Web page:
Maybe you've never heard the term slow fashion. Or maybe you've heard it but you're not quite sure what it means. What's the difference between slow fashion and fast fashion?
The main difference is how they're produced and the quantities in which they're produced. It also influences their environmental and social impact. Below I'll tell you five facts about slow fashion that will help you understand this emerging fashion movement.
Slow fashion is produced in small quantities
Big activewear brands like Fabletics and Lululemon create their products in massive amounts. They carry huge inventories and sell thousands to millions of the same item to thousands of millions of people. They have to be ready for the demand.
Slow fashion brands carry small inventories and, often, products are made to order. PIXIBU carries no inventory. When you place your order, it goes to our production team, who then produces the item to send to you.
Slow fashion is handmade
Fast fashion brands often employ machines to cut, dye, and assemble their products. This often leads to lower quality and craftsmanship.
Slow fashion is almost always made by hand, either by a single person or by a team of people. PIXIBU apparel is printed, cut, and sewn individually by real people who are experts at what they do. Each piece is also quality checked before it is packed and shipped.
This is why slow fashion also takes a little longer to get to you. It's being created just for you!
Fast fashion is made to trash. Slow fashion is made to last.
Slow fashion creates less waste than fast fashion
What is the difference between slow fashion and fast fashion? The biggest is the amount of waste that is created. The truth is that the fashion industry is the second-largest polluting industry after oil.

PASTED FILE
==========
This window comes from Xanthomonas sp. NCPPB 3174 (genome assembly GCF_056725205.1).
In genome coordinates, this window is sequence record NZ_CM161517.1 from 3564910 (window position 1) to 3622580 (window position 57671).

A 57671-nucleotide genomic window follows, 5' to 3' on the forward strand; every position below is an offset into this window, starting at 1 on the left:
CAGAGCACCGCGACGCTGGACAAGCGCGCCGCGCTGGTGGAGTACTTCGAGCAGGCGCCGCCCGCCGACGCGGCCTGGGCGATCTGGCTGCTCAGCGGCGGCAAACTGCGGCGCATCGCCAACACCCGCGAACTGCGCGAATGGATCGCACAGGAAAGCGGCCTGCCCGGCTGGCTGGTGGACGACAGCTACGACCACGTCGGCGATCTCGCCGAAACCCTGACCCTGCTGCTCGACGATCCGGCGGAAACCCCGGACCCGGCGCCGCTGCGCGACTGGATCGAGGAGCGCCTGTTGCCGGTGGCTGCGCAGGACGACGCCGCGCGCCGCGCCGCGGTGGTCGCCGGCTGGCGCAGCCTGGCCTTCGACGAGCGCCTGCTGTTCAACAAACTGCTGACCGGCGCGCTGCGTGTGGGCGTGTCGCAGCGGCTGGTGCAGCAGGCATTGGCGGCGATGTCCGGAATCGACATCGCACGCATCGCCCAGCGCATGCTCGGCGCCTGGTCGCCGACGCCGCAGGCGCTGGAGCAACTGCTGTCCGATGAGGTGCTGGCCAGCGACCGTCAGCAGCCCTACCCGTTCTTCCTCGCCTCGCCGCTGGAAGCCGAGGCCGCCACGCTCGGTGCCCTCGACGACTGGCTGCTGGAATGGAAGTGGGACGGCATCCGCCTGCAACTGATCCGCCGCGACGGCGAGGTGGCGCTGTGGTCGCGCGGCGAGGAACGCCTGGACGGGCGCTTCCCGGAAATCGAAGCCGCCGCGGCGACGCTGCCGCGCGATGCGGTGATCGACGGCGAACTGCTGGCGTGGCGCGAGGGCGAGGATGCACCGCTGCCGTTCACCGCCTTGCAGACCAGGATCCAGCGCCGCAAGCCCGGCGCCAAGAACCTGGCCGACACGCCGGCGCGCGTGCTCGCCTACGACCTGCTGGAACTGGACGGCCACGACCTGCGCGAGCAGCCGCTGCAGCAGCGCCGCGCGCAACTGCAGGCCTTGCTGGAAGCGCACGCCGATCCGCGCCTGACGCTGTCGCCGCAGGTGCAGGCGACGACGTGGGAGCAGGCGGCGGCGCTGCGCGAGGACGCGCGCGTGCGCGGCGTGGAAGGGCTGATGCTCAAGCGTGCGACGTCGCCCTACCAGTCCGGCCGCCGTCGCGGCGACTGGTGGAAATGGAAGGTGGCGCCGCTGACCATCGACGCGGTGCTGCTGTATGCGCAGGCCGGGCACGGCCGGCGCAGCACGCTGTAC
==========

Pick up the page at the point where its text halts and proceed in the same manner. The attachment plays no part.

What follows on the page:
Fast fashion is the main culprit. What happens when those huge inventories don't sell? They end up in landfills. In addition, a lot of waste ends up on the cutting room floors in fast fashion factories because it's quicker and cheaper to cut fabrics without considering how much excess there will be.
Slow fashion aims to curb much of that waste. As already mentioned, slow fashion brands carry little to no inventory. Our manufacturers try to find new ways to cut garments to reduce the amount of fabric that ends up on the cutting room floor.
We also produce high-quality garments that will last for years and hopefully have a special place in your wardrobe for years to come. You aren't going to stop buying clothes altogether, but you can make better choices when you do shop.
Slow fashion is more ethical
This difference between fast fashion and slow fashion varies greatly by brand but, in general, slow fashion puts more of an emphasis on people and the transparency of its supply chain. Fast fashion is often produced in factories in China and other countries that lack transparency and may have unsafe and unfair work environments.
Slow fashion is made by one person or by a team of people. When you place your order, a person or group of people get to work on creating your garment specifically for you. We ensure transparency in our supply chain and require that all our manufacturers and suppliers adhere to fair labor standards.
Slow fashion is more expensive to create
Manufacturers provide quantity based discounts. The more you produce, the lower the per-product price. Therefore, the big fast-fashion brands can get huge discounts when they mass-produce.
Small, slow fashion brands don't get these discounts; therefore our per-piece cost is considerably higher. Additionally, slow fashion often uses higher quality fabrics that are more expensive, and we ensure the people who produce our goods are paid fair wages.
You often don't see those huge price cuts when you buy fast fashion. Many big brands have huge margins—great for them, but not for you.
Handmade, slow fashion costs more to produce but it's often doesn't retail for any more than the big brands. We just have way smaller margins.
PIXIBU's goal is to be competitive on price. We believe that what we offer is just as good—or better—than the fast fashion brands. But we want to keep our prices affordable, so we simply have lower margins. We're not going to be millionaires, but hopefully we'll have happy, loyal customers, and we'll know that we chose a business model that was more sustainable and ethical.
Now that you know the difference between fast fashion and slow fashion, does it change your thoughts about how you'll shop in the future?
This article was written by health and fitness expert and PIXIBU founder Jody Braverman, PN1, NASM-CPT, NASM-FNS, RYT 200.
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